Republicans did badly in 2018, 2020, 2022 and now 2023. Where does the buck stop? Quite a few Republicans think it stops at 310 First St. SE, D.C., the headquarters of the RNC, and they want chairwoman Ronna Romney McDaniel's head on a pike. However, party insiders think that a big battle over the RNC leadership in the middle of a presidential campaign would be so disruptive and damaging that she is safe at least until next November, as much as some people blame her for all the losses. Republican National committeeman Oscar Brock of Tennessee said: "I think it would make some people happy—maybe a lot of people happy—but I think in the end it would probably be detrimental to the party to try to have her removed by vote." It would take two-thirds of the 168 members to remove her and it is not clear if there are 112 members who want to dump her right now. Also, there is no obvious successor, and picking one willy-nilly in the midst of an ongoing election cycle might not be the best thing for the party.
Part of the problem—a big part, actually—is that it isn't McDaniel's fault that Republicans have done so badly. And to the extent it is her fault, it is because she doesn't listen to Uncle Mitt and does whatever Donald Trump wants, including supporting loony candidates Trump likes. Worrying about "candidate quality" isn't her thing. That's what Turtles are for.
McDaniel is the longest serving RNC chair in a century. Her main job is raising money, which she does reasonably well. She doesn't really get to pick candidates and certainly doesn't get to tell them what to say or how to campaign. When Trump foists poor candidates on the party and they campaign on unpopular issues (like banning abortion), there is really nothing she can do about it, even if she sees the trainwreck coming. It is hard to see how a different RNC chair would have produced better results in any of the elections, but after four bad elections, a scapegoat is needed, and for some unhappy Republicans, a high-profile woman seems like a good place to start.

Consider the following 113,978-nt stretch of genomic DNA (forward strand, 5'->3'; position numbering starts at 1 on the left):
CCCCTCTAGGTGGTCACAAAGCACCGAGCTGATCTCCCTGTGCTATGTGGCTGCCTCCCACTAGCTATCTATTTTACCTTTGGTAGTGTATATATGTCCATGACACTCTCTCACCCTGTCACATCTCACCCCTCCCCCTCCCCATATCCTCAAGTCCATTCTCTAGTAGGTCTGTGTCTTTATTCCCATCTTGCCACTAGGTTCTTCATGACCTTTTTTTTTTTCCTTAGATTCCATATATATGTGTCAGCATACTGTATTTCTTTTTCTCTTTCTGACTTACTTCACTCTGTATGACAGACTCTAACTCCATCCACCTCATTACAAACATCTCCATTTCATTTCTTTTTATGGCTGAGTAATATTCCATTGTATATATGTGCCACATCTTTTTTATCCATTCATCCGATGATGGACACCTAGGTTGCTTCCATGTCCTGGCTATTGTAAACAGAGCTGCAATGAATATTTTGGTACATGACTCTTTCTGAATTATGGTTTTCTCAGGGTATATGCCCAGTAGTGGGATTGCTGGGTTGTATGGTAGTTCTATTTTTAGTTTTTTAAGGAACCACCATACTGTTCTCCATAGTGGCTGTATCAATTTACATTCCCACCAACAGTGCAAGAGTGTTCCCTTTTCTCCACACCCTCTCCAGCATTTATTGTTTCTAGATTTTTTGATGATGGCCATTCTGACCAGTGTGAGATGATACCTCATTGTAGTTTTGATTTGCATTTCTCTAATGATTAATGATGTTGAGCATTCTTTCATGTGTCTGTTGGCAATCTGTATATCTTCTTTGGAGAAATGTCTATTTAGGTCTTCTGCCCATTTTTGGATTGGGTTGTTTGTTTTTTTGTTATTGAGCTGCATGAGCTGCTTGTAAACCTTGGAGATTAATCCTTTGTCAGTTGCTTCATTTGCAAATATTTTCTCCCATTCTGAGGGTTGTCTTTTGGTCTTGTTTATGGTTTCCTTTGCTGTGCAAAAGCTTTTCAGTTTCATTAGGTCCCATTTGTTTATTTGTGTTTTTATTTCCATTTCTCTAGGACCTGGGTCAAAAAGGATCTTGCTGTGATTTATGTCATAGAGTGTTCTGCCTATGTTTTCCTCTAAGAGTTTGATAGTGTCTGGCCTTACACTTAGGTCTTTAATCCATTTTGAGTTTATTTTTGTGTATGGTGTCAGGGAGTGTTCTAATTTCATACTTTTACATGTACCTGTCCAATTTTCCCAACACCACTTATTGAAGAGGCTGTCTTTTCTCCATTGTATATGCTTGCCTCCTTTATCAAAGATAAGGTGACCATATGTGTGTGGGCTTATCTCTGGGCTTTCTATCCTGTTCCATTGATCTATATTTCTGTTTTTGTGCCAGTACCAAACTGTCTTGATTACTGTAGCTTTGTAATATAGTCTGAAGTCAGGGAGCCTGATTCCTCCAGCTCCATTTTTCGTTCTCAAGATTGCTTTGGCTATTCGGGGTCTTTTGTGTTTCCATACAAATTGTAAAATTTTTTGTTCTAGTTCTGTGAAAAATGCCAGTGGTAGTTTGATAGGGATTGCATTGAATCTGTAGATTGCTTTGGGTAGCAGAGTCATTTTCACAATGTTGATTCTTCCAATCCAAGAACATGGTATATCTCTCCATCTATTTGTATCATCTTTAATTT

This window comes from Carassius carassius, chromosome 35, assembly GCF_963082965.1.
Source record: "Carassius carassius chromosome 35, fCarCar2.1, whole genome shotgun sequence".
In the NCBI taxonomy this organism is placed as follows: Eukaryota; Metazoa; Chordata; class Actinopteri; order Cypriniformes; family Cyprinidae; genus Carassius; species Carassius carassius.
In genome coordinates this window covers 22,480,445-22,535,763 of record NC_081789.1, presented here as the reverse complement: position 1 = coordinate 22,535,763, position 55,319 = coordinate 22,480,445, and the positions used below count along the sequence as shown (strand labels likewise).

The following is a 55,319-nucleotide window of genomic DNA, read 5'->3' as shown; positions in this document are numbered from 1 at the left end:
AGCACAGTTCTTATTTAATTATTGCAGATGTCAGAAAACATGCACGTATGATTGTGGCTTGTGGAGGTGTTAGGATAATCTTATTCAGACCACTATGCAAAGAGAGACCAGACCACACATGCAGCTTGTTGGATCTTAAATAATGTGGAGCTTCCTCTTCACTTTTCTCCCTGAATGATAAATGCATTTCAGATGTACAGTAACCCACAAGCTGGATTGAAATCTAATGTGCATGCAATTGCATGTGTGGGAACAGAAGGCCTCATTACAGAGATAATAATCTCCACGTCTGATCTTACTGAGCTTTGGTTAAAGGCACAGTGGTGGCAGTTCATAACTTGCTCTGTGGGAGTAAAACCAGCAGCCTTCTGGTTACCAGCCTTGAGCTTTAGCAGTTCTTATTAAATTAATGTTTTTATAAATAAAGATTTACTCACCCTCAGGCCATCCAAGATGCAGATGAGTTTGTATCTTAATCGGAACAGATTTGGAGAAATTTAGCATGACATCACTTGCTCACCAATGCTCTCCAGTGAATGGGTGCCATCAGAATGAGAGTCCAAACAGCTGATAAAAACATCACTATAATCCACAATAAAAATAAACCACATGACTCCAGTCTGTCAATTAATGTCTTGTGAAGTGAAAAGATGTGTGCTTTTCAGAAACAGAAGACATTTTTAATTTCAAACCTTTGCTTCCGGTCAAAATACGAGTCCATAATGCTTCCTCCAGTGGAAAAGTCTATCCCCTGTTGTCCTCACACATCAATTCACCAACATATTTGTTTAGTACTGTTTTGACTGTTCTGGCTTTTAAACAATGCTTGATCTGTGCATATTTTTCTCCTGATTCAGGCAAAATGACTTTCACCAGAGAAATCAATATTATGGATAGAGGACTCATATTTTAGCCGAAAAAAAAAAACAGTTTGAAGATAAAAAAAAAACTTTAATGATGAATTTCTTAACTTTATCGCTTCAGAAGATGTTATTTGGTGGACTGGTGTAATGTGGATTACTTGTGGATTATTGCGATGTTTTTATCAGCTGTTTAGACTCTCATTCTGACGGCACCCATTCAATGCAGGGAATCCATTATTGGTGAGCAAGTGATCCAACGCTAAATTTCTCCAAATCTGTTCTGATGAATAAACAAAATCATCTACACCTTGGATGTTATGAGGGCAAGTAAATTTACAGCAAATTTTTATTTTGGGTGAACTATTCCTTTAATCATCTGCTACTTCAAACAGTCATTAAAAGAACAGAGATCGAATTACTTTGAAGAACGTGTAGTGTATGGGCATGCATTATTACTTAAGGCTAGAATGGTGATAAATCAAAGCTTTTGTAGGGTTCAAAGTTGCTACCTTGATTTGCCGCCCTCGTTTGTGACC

The leader of the opposition to McDaniel is Charlie Kirk, founder of Turning Point USA, an ultraconservative group. He tried to unseat her in January, but she was elected to a fourth term. After the losses in Ohio, Virginia, and Kentucky, his frustration with her is palpable. But how could she have made abortion go away as an issue in Ohio and Virginia, and how could she have made the unpopular Daniel Cameron beat the very popular Gov. Andy Beshear (D-KY)? Those things are simply outside the box for the RNC, no matter who is running it. More money wouldn't have made a whit of difference. Every statewide official in Ohio was loudly opposing Issue 1 in Ohio and the wunderkind Gov. Glenn Youngkin (R-VA) was out there every day campaigning for members of the General Assembly and he lost.
McDaniel does have her supporters though. The chairman of the Iowa Republican Party, Jeff Kaufman, said: "Without her support, Iowa and the Iowa Caucus would not be first in the nation. She has my full confidence as we head into the thick of caucus season." She's probably going to be able to finish this term, but it will probably be her last one. (V)